Aid and Philanthropy: Two Stories

Story one:

For a long time, Governments gave money to other Governments.  The money was called ‘aid’.  It was to be used to increase prosperity and reduce poverty and suffering.  But there were problems.  Projects went wrong, were not finished, or didn’t meet the need.  Administration costs were said to be too high, and recipients struggled to be independent of the aid support.  Some of the money couldn’t be accounted for.  Another way was sought.  Soon, countries learned not to give money, but rather to purchase goods, or services, from one another, or to give money in return only for tangible outputs, or agreed outcomes.  They expected to be partners in the projects, have a say in decisions and be kept informed of progress.  They had learned through experience that this was a better way to achieve goals than writing cheques.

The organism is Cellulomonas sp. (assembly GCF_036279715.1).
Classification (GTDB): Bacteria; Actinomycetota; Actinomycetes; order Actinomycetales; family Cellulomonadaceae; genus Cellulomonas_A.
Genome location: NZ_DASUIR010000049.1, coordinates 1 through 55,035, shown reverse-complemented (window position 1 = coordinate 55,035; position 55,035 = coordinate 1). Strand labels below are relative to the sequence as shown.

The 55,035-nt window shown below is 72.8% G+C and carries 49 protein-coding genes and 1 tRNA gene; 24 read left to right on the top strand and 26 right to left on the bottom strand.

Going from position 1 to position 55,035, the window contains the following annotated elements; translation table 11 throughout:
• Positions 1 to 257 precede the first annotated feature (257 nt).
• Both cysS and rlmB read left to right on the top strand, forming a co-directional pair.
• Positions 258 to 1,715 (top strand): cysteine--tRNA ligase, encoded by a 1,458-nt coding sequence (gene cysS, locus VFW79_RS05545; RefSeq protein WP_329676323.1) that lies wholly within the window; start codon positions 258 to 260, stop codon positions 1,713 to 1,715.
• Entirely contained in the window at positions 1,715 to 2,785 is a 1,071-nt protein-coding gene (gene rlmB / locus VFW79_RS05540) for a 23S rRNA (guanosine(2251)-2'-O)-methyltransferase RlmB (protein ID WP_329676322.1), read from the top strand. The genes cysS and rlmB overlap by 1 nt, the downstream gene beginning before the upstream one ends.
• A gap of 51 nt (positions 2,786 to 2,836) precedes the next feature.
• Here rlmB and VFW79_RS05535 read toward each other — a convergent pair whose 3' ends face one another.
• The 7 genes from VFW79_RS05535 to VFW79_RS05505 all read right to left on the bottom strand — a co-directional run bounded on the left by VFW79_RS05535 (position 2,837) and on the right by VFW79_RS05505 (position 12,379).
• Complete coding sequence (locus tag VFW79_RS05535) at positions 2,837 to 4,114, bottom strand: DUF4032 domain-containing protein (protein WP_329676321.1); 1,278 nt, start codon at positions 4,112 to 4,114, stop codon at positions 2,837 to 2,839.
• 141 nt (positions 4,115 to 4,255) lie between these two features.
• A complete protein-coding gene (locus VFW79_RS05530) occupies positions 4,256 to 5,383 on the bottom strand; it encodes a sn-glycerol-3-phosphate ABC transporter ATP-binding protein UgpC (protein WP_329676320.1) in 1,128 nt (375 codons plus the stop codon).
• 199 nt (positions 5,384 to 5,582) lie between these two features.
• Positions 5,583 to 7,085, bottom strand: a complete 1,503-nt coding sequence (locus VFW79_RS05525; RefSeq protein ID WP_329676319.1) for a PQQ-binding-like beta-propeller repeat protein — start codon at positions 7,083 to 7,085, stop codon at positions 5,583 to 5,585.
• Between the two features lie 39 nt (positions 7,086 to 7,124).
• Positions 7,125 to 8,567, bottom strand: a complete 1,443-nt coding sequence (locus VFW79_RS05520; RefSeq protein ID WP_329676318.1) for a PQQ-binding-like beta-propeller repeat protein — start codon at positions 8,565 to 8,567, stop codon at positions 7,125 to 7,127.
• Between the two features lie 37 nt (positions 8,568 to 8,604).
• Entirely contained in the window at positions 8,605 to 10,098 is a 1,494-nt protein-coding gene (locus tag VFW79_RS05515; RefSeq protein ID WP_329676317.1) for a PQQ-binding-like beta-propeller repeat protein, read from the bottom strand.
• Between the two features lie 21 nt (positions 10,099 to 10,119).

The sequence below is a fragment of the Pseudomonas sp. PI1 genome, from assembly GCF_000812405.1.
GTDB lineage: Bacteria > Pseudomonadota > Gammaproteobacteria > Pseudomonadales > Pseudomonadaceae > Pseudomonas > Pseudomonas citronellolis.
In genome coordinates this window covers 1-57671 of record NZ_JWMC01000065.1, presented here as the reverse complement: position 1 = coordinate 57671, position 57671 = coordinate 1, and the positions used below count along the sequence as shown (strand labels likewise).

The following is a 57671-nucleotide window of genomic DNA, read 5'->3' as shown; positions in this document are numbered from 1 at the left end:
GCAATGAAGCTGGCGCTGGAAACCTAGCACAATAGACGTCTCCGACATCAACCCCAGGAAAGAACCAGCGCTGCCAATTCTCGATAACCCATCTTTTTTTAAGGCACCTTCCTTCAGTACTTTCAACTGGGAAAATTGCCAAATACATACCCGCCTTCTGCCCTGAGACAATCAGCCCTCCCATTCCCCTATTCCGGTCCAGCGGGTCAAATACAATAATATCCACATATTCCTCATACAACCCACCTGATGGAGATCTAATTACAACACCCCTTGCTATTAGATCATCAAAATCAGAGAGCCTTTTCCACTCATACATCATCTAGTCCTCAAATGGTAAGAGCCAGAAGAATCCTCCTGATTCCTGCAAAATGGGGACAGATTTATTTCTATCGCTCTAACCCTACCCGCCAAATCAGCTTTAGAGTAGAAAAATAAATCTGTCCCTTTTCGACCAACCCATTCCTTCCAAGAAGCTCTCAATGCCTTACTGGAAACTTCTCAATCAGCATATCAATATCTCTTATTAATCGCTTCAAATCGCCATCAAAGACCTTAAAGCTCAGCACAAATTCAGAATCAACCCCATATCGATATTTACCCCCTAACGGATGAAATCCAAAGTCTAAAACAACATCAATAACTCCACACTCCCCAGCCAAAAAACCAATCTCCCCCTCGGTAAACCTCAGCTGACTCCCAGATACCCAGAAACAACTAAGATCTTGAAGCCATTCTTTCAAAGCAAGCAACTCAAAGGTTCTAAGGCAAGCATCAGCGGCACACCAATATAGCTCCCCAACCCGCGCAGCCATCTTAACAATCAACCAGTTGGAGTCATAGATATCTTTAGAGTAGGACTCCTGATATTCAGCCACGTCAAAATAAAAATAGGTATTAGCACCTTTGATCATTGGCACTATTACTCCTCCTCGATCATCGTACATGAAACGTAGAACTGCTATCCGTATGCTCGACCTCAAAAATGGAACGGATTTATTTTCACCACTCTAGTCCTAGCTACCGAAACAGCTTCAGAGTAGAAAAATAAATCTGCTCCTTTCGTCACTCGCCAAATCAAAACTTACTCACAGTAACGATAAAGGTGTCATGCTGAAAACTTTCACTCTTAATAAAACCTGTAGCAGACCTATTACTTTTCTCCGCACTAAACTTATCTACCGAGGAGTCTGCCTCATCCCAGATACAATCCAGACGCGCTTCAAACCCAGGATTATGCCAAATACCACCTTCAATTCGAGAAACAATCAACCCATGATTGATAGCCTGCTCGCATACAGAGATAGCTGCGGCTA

Story two:

For a long time, donors gave money to charities.  The money was called a ‘donation’.  It was to be used to increase prosperity and reduce poverty and suffering.  But there were problems.  Projects went wrong, were not finished, or didn’t meet the need.  Administration costs were said to be too high, and recipients struggled to be independent of the donations.    Some of the money couldn’t be accounted for.  Another way was sought.  Soon, donors learned not to give money, but rather to buy things from the charity, or to give money in return only for tangible things or agreed outcomes.  They expected to be partners in the projects, have a say in decisions and be kept informed of progress.  They had learned through experience that this was a better way to achieve goals than writing cheques.

I wonder if these stories are in fact as similar as I’ve made them out to be?  Answers on a postcard (or in the comments).

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